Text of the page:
Woodworking is a skill that requires patience and dedication to master. It can be both an enjoyable hobby and a rewarding career. With the right tools and knowledge, anyone can create something useful, meaningful, creative, or all three!
How I Got Started
I've been a woodworker for over 40 years. From large, built-in bookcase cabinetry to freestanding furniture, I've been honing my skills in many different forms for the better half of my life. Through this, I've built a natural confidence and finesse with how I craft - but after purchasing Gettysburg Sentinels from my good friend and fellow woodworker, Colonel William Hewitt, a whole new woodworking world opened to me.
Learning New Skills
This wood is unlike anything I have worked before. It's not consistent or simple like lumber yard wood. Most of my experience is with branches that still have bark and mill cut boards with deep saw blade patterns. These branches aren't straight; the boards are often twisted and have splits or even rot - and that's just what I can see before I get started. I had to begin anew and learn a fresh set of skills, particularly surrounding how to woodturn and engrave.
T h a t w a s t h e e a s y p a r t .
The hard part was learning to work with the wood. Before Gettysburg Sentinels I never worked wood that I wasn't sure how it would look before I started, but that's how it is with this wood. It's a lot like peeling back an onion - it reveals itself as I plane it smooth and square it so I can inch my way toward a finished product. It not only begins to reveal its grain, but also all sorts of distressed areas like worm holes, spalting, cracks, knots, and rot.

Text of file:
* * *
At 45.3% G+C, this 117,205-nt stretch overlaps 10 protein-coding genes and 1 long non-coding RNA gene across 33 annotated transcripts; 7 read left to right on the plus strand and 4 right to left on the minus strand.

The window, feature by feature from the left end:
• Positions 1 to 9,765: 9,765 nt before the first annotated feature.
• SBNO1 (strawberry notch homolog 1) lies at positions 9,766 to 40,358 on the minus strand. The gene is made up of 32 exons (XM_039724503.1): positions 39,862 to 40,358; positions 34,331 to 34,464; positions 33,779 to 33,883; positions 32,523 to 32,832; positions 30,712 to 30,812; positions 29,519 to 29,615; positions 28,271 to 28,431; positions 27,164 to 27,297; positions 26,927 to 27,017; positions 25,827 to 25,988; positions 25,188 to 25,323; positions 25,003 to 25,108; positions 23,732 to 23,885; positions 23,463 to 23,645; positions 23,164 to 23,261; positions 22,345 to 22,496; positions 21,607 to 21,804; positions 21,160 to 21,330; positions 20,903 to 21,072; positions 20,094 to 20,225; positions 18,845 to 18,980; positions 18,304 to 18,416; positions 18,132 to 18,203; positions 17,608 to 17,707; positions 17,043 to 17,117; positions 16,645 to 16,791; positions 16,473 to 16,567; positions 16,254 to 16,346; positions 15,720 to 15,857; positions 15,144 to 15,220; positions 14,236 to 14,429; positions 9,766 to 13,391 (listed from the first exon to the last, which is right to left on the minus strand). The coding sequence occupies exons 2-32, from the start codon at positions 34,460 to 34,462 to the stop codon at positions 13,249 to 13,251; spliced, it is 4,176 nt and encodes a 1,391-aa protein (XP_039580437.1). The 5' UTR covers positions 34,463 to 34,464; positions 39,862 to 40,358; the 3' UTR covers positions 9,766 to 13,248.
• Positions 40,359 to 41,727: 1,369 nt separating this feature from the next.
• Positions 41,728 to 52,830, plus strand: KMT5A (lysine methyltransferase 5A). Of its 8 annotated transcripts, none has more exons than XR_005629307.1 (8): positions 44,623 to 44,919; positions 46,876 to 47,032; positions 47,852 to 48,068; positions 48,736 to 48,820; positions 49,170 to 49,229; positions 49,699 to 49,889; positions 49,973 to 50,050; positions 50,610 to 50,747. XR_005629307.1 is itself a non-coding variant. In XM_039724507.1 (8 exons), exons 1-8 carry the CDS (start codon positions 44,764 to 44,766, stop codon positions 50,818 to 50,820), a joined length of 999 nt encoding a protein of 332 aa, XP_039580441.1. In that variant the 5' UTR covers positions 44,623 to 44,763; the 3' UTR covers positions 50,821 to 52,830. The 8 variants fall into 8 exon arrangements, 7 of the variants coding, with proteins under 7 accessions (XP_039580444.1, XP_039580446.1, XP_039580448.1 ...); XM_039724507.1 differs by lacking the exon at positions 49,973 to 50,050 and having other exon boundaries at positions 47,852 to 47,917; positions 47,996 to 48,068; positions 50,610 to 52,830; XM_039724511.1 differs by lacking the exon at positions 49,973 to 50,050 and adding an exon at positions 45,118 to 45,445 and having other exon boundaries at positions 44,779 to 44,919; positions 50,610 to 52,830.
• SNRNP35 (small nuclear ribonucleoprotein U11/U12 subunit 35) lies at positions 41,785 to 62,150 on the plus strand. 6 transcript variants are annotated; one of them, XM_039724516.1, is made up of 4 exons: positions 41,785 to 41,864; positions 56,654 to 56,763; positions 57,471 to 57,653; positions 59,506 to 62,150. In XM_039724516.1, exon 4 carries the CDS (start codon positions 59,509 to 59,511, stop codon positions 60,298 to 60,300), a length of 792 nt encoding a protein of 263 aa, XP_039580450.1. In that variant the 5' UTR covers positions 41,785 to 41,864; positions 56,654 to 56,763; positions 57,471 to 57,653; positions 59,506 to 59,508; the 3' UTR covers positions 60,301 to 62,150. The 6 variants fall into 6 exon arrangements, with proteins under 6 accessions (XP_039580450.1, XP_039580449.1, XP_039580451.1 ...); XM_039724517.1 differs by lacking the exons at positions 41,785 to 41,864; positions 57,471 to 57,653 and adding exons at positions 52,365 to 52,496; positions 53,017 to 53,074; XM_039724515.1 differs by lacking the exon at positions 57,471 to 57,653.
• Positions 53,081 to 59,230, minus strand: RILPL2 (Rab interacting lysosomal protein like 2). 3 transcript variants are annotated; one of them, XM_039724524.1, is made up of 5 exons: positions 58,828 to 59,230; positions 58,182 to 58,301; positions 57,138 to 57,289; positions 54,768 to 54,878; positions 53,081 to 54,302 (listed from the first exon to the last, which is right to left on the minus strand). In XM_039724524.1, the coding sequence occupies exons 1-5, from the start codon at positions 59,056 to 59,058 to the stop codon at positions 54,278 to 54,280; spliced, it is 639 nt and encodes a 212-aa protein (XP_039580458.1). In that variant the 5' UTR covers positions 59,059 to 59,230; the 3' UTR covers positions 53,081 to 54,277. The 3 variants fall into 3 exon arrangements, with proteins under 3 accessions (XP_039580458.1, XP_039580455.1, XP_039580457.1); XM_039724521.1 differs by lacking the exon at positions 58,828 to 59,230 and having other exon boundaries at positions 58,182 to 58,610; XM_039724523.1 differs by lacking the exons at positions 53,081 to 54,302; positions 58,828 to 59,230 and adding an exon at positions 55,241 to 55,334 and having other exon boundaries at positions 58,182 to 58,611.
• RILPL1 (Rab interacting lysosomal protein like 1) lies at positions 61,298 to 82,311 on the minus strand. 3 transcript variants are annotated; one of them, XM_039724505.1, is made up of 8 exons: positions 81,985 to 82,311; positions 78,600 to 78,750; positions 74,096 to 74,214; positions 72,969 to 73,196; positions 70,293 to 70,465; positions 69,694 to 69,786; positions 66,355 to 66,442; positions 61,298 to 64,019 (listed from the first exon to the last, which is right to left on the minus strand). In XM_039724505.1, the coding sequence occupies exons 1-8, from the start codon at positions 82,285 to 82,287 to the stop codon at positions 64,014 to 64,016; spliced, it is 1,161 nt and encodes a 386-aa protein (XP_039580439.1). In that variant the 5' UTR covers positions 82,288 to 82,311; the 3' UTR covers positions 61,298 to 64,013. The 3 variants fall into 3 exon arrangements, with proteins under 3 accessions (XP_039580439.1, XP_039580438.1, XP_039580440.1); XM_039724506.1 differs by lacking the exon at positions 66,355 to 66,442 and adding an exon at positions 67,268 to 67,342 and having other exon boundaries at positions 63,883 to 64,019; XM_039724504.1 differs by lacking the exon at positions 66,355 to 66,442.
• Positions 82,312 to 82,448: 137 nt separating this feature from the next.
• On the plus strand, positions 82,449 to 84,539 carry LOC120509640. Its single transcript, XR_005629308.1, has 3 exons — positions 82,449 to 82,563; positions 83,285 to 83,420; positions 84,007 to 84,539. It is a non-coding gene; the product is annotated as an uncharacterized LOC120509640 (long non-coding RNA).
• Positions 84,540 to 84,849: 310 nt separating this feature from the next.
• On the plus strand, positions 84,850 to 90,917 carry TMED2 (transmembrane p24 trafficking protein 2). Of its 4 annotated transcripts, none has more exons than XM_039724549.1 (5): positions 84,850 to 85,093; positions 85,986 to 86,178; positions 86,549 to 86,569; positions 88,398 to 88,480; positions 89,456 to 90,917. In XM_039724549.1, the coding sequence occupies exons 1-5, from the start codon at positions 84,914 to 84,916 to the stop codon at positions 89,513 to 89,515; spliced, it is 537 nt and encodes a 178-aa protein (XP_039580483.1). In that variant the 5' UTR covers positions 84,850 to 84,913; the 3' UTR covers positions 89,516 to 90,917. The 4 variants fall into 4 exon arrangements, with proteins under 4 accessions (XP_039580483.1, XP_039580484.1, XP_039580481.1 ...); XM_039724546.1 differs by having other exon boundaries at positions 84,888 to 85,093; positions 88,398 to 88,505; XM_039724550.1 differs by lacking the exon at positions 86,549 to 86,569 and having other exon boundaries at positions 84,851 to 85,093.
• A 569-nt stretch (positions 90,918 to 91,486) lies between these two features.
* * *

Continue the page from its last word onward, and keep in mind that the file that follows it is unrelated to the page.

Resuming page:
Apart from the rot, the distressed parts of the wood often become very interesting. Spalting, which comes from insects, adds the most beautiful lines. Knots can be very intriguing and I often try to incorporate the cracks into the finished piece if it doesn't compromise function. I begin to see how, when combined with the distress marks, the grain can be worked to make each finished product truly one of a kind.
I'm often asked what my favorite Gettysburg Sentinels wood is. My answer - the piece I'm working right now.
The Woods and Their Personalities
Every type of wood has it's own character, each of which I enjoy exploring. The Letterman wood is an oak that dates back sometime in the late 1700's. It's as hard as a rock with lots of distressed areas. The Longstreet oak is not quite as old, but has lots of spalting which gives a nice character to the finished piece. With its classic color and tight grain, The Buford oak is a bit more of what you might expect oak to be. All three are the same species of wood, yet all three have distinct traits, not only in appearance, but how I work the wood to reveal its beauty.
Pictured is the Letterman (left), Longstreet (middle), and Buford (right).
I often state that 'I take what the wood gives me'. Each tree tends to give me the best results in its own special way.